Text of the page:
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Economic Growth Forecasts

6. Mr. David Ruffley (Bury St. Edmunds): What his assumptions are in arriving at his revised GDP forecasts announced in the November pre-Budget report. [85253]

The Chief Secretary to the Treasury (Mr. Paul Boateng): The Government expect a gathering in the pace of global recovery, with G7 GDP growth forecast to rise from 1½ per cent. in 2002, to 2¼ per cent. next year and 3 per cent. in 2004. As a result, UK GDP growth is expected to accelerate from the second half of next year.

Mr. Ruffley : Will the Chief Secretary confirm that as a direct result of the Chancellor's over-optimism and imprudence those juggled forecasts now rest on three assumptions—an upturn in world trade, a wing, and a prayer?

Mr. Boateng: The hon. Gentleman, I know, takes a keen interest in these matters. I heard him only this morning talking on the XToday" programme about toxic cocktails—now he is over-egging the pudding. He needs to reflect and recognise that the assumptions outlined by my right hon. Friend are based on a rigorous assessment of the factors underlying trend growth, which were published in the pre-Budget report. He knows the assumptions in tables A and B very well, and knows that they are prudent, rigorous and in line with the broad breadth of independent forecasters. He should at least give some recognition to that fact.

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Mr. James Plaskitt (Warwick and Leamington): The pre-Budget report shows that my right hon. Friend anticipates a greater contribution to future growth from business investment. What measures is he introducing to encourage that?

Mr. Boateng: Business investment is key to our continued performance, hence the importance of the 2000 enterprise zones, not least in the most disadvantaged areas; the measures that we are introducing to increase R and D, not only in small and medium-sized enterprises but in large enterprises; and the measures on skills announced by my right hon. Friend the Secretary of State for Education and Skills. All of that will improve and enhance productivity, and promote business investment.

Dr. Vincent Cable (Twickenham): How would the GDP estimates be affected by a war in Iraq? The Minister will be aware of the work of the Congressional Budget Office in the US, which suggests that even a short and successful war and reconstruction could cost $150 billion—1.5 per cent. of GDP. Are such estimates relevant to the UK, or will the Treasury publish its own independent estimate?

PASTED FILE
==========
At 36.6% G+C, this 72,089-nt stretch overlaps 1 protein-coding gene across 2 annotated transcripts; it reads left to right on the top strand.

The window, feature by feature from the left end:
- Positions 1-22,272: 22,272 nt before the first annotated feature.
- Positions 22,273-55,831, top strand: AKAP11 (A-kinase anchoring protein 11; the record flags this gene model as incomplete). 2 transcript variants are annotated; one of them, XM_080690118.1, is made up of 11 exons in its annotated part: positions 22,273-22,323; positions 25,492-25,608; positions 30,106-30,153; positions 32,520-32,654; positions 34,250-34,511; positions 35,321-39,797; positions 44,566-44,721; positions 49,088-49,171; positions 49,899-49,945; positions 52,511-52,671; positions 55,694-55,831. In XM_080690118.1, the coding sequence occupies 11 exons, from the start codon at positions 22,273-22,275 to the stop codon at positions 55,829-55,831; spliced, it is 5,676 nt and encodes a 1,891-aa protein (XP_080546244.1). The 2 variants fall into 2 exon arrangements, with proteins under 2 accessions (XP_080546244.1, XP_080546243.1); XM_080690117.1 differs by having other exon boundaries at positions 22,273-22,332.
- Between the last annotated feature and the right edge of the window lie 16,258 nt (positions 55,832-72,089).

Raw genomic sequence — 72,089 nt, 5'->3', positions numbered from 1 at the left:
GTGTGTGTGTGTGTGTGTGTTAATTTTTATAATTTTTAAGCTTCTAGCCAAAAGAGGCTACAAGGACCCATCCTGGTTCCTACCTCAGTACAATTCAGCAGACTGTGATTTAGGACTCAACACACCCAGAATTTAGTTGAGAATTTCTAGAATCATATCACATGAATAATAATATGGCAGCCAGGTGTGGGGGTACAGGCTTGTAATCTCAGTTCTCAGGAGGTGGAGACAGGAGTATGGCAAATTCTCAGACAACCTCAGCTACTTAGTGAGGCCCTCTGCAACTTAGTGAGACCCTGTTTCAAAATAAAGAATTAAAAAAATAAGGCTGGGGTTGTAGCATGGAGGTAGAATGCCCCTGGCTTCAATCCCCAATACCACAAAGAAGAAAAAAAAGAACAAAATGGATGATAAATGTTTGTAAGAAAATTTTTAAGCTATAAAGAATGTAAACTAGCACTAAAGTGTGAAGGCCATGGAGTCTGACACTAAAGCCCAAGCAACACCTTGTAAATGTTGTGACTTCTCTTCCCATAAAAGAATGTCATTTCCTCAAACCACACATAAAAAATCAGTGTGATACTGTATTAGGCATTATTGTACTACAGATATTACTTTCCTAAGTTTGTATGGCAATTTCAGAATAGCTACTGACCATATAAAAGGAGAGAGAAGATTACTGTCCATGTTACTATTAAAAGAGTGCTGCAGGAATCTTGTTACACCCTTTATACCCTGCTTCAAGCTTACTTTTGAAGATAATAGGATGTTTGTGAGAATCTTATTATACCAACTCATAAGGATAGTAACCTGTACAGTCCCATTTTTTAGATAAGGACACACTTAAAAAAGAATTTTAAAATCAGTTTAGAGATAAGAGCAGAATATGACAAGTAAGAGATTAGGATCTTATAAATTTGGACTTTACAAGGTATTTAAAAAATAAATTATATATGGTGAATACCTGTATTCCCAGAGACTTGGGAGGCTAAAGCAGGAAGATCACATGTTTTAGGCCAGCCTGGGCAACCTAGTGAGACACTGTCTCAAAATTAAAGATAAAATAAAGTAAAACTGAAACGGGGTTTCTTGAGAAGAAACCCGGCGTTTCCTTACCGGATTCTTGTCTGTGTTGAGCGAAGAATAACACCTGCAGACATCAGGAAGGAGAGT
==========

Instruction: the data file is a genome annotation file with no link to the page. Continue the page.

Mr. Boateng: The hon. Gentleman will have seen the assumptions made in the PBR—for instance, in relation to oil prices at $25.10 and constant thereafter. He is aware of the prudent provision that we have made through the #1 billion that has been set aside for contingencies. He is also aware—these risks are again reflected in the PBR—of the risks attendant on the geopolitical situation, including Iraq. All those assumptions are contained in the PBR, which takes full account of the factors that he raised.

Ross Cranston (Dudley, North): May I ask my right hon. Friend about the assumptions concerning employment growth? Since 1997 there has been a massive number of new jobs. Unemployment in Dudley has gone down since 1993 by 70 per cent., but the Joseph Rowntree Trust has just reported that there are still significant numbers of unemployed people—mainly sick, disabled and lone parents—wanting jobs.

Mr. Boateng: The Joseph Rowntree Trust made it clear in its report that although there are always risks in this area, we are broadly on track to meet our targets in relation to child poverty. The assumptions made in relation to employment are based on independent forecasts and analysis. We are confident that the measures that we are taking, not least to make work pay—work is the surest route out of poverty—will allow continuing improvements in the number of children taken out of poverty; 200,000 were taken out of poverty last year, and there is every expectation that we will meet our undoubtedly challenging targets in that regard.

Mr. Michael Howard (Folkestone and Hythe): I welcome the proposal made by the Chancellor in answer to the hon. Member for North Durham (Mr. Jones). He does indeed have support for those proposals from the Conservative Opposition. Will the Chief Secretary tell us why the Chancellor blamed his failure to meet his Budget forecasts on falls in world growth and world

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trade, when the forecast for world trade this year, on page 152 of the pre-Budget report, was only ¼ per cent. lower than the Budget forecast, and the forecast for G7 growth has not changed at all? Is not the truth that it is not the forecast for the rest of the world that was downgraded, just the forecasts for this country?

Mr. Boateng: I welcome the right hon. and learned Gentleman's earlier remarks in response to my right hon. Friend the Chancellor's earlier answer. I draw the right hon. and learned Gentleman's attention to the fact that last year saw the sharpest slowdown in world growth for almost 30 years. The world's largest three economies, Japan, Germany and the US, were in recession. There were massive falls in the equity market. Despite all that, our growth was the fastest of all the G7 economies last year. The right hon. and learned Gentleman ought to recognise that and give credit for it, rather than continuing to cast himself in the role of Cassandra and Jeremiah.